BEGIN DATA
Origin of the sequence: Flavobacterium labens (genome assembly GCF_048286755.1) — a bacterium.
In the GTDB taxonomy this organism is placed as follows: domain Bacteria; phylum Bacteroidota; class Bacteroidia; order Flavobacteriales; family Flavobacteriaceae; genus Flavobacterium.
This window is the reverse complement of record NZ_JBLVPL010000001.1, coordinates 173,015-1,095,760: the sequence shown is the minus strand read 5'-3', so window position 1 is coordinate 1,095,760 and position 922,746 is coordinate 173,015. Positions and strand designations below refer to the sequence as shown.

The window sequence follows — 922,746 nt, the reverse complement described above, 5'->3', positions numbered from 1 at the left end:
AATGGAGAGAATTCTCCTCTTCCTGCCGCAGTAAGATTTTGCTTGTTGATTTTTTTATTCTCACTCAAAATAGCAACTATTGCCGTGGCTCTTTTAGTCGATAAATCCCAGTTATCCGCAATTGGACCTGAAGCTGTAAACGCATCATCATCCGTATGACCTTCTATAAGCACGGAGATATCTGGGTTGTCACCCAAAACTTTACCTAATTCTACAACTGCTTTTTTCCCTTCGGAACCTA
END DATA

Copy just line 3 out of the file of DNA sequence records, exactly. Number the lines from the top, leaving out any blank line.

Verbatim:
This window is the reverse complement of record NZ_JBLVPL010000001.1, coordinates 173,015-1,095,760: the sequence shown is the minus strand read 5'-3', so window position 1 is coordinate 1,095,760 and position 922,746 is coordinate 173,015. Positions and strand designations below refer to the sequence as shown.